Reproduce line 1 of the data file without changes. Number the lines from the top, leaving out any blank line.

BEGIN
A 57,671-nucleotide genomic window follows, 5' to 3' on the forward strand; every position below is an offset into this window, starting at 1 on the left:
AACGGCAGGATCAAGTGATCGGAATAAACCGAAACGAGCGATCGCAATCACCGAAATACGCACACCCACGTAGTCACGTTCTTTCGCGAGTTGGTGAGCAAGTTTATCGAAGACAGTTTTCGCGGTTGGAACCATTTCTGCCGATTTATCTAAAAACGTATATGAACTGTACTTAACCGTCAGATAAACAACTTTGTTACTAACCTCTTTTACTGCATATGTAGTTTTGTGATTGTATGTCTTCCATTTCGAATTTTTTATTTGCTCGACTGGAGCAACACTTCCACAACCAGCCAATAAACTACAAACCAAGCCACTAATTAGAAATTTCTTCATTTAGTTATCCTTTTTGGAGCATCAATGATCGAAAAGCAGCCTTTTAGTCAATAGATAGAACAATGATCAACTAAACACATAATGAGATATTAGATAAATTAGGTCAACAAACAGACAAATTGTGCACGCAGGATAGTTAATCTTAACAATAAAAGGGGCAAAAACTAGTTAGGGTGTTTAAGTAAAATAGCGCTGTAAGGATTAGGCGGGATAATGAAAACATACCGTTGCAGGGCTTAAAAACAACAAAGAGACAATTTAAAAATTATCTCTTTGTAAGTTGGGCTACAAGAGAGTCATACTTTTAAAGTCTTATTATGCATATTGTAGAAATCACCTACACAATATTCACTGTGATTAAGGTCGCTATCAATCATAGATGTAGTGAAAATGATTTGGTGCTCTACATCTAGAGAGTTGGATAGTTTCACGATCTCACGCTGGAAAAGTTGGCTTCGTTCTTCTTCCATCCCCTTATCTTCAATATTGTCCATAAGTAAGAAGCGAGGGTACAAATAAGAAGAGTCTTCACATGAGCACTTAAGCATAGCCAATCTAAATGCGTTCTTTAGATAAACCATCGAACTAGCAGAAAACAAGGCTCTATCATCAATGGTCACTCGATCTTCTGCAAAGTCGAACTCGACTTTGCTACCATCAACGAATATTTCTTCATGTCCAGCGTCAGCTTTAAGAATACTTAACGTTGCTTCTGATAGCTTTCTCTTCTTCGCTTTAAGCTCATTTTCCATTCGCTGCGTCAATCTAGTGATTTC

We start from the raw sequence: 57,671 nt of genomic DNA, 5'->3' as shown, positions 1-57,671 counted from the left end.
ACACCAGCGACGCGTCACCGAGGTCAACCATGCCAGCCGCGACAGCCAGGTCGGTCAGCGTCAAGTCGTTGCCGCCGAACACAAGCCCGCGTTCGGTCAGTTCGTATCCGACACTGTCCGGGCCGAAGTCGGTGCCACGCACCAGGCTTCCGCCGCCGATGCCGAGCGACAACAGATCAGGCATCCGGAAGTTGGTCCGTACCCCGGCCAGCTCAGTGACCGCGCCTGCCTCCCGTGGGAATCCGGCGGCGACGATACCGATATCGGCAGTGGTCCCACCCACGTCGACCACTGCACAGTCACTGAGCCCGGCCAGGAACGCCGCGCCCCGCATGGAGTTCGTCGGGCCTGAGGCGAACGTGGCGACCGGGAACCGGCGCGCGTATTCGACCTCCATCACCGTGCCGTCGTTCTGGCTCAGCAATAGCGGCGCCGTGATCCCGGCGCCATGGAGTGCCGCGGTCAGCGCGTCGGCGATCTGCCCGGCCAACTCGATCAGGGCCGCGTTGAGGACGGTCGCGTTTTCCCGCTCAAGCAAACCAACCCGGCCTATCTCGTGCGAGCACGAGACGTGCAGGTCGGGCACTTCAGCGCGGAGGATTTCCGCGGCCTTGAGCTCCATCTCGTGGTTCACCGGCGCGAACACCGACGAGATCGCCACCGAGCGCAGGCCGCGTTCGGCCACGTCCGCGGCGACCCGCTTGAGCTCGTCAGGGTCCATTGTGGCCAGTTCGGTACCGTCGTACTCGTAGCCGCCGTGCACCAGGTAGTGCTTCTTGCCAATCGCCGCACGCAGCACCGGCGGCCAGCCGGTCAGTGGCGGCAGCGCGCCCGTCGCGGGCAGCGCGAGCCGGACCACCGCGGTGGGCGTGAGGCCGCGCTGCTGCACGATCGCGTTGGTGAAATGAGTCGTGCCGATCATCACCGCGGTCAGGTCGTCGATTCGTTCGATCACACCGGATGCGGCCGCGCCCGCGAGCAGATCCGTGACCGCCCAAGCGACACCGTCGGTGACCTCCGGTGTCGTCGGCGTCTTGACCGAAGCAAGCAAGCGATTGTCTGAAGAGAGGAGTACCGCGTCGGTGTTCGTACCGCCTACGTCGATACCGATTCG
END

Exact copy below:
A 57,671-nucleotide genomic window follows, 5' to 3' on the forward strand; every position below is an offset into this window, starting at 1 on the left: